....Amnesty International and other well-meaning charity groups did not have to engage in “extensive research” to understand the Hamas objective. They surely must have read the analysis of Suha Arafat, the widow of Yasser Arafat reported in the Italian paper La Republicca on November 12, 2014. Unlike Mahmoud Abbas, Arafat’s successor who accused Israel of committing “genocide,” Suha accused Hamas of perpetrating “genocide” in the Gaza Strip, and denounced the group for making the Strip an Islamic state and for holding its inhabitants “hostage."
18 December '14..
What can explain the distressing ailment of tone deafness on Middle Eastern affairs suffered by Amnesty International and well-meaning Human Rights Groups and Charity Organizations?
Except for rabid anti-Semites and those zealous bigots who reject the right of the Jewish People to self-determination, every rational observer favors peace, if not mutual affection, between Israel and the Arab people, including the Palestinians. Sincere advocates of a peace proceess recognize that one-sided attacks and condemnations of the State of Israel will not lead to that desired objective.
The pursuit of that objective is not helped by a new publication, a Report by Amnesty International, issued in November 2014, that ignores or minimizes the provocative militancy of the terrorist group Hamas in its continual and persisting attacks on the State of Israel and its citizens.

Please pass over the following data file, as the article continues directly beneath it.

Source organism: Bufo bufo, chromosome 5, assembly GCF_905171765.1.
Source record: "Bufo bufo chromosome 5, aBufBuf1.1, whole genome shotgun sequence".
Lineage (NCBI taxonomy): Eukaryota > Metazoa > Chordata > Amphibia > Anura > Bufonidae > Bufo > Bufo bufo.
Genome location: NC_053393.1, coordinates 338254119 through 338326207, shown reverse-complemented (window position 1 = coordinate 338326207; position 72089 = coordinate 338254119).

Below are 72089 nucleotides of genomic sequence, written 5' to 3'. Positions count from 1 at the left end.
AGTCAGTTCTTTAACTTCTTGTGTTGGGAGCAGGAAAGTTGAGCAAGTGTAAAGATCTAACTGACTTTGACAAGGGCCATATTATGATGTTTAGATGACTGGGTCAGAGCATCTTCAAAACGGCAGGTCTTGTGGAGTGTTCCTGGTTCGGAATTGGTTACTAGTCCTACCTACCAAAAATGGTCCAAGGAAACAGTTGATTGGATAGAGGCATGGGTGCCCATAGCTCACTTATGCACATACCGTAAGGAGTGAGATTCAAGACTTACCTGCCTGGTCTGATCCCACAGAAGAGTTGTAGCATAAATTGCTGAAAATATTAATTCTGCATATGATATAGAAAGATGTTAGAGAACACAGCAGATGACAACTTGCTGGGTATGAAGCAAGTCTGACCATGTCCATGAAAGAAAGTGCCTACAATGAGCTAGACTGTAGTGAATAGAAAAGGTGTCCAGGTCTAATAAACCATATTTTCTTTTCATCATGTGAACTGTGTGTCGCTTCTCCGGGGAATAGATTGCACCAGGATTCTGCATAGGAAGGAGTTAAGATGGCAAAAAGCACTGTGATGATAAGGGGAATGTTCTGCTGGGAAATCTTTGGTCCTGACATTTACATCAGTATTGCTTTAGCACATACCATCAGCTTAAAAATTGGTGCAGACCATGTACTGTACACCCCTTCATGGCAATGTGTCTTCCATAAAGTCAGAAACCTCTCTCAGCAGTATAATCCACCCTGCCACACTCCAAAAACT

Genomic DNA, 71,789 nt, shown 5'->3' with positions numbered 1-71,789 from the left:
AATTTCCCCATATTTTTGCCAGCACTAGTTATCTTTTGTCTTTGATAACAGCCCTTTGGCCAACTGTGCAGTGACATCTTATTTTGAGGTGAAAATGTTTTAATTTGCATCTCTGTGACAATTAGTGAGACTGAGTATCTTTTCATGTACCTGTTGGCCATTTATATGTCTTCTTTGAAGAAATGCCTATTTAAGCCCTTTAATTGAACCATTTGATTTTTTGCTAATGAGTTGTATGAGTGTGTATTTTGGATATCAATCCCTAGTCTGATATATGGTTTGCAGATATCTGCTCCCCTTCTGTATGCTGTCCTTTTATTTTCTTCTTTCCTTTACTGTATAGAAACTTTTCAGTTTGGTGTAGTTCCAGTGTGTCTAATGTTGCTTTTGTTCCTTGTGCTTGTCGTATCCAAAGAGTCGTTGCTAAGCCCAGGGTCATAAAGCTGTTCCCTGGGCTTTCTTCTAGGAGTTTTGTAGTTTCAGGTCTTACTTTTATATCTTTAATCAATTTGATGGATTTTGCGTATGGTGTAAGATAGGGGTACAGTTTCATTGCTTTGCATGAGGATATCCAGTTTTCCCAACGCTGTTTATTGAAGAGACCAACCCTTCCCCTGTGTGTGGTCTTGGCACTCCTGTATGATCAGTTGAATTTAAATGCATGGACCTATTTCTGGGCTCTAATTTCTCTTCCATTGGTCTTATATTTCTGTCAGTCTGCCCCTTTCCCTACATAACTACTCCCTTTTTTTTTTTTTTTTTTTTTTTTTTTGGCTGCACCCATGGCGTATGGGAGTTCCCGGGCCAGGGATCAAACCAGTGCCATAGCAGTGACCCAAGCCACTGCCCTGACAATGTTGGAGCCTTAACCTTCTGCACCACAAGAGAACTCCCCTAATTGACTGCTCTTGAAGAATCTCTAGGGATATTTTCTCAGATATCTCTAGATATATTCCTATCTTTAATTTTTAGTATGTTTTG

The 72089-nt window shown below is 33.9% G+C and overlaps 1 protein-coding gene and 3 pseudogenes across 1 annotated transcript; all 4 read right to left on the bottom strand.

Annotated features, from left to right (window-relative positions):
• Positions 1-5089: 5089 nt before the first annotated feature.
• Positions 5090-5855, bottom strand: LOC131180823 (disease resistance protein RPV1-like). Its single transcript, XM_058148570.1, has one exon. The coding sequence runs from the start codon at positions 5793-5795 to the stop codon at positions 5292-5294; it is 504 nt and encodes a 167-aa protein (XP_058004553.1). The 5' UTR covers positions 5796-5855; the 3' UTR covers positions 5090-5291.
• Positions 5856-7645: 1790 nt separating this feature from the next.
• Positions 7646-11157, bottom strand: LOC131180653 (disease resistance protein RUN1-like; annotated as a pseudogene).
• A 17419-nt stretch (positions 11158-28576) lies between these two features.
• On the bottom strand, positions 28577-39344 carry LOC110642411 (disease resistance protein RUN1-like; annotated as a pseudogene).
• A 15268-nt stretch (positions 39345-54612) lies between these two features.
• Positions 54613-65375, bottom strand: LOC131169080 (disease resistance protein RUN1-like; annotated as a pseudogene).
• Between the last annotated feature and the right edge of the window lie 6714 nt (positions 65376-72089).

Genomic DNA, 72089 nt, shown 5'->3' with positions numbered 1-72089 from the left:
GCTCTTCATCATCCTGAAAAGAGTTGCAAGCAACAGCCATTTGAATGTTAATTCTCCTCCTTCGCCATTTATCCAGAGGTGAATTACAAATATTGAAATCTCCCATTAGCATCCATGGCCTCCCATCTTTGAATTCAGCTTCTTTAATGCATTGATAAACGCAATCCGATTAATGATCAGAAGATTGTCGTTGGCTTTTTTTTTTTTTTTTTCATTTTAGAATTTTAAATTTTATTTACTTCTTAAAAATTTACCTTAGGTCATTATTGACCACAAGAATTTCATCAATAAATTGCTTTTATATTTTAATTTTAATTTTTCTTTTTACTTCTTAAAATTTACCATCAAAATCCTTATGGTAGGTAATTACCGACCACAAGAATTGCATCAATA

The Report, ignoring the provocation of the constant rocket and missile attacks – amounting to several thousand -- by Hamas on Israel, lacks impartiality by its concentration on casualties caused by Israel in Gaza. Its very title provides the clue to its thrust and purpose: "Israel and the Occupied Palestinian Territories: Families under the Rubble: Israeli attacks on Inhabited Homes". The report focuses specifically on eight incidents during which residential family homes in Gaza were attacked by Israeli forces during the fifty-day Operation Protective Edge, July 8 to August 26, 2014. More generally, it stresses what it calls the pattern of Israeli attacks intended to level civilian homes.
No doubt mistakes were made, and have been acknowledged, by Israeli Defense Forces (IDF) in its firing and that in the course of the fighting in Gaza unanticipated Palestinian civilian deaths occurred. But this is a far cry from the heated rhetoric of Amnesty International’s director of Middle East Programs, Philip Luther, who referred to Israeli forces having “brazenly flouted the rules of war… displaying callous indifference to the carnage caused.” He considered that the “large scale destruction (by Israel) was carried out deliberately and with no military justification.” He held that there must be accountability for any violations of international humanitarian law that have been committed. But for Luther, the accountability is one-sided because it is the Israeli authorities, not those who first fired on Israeli citizens, that must provide answers.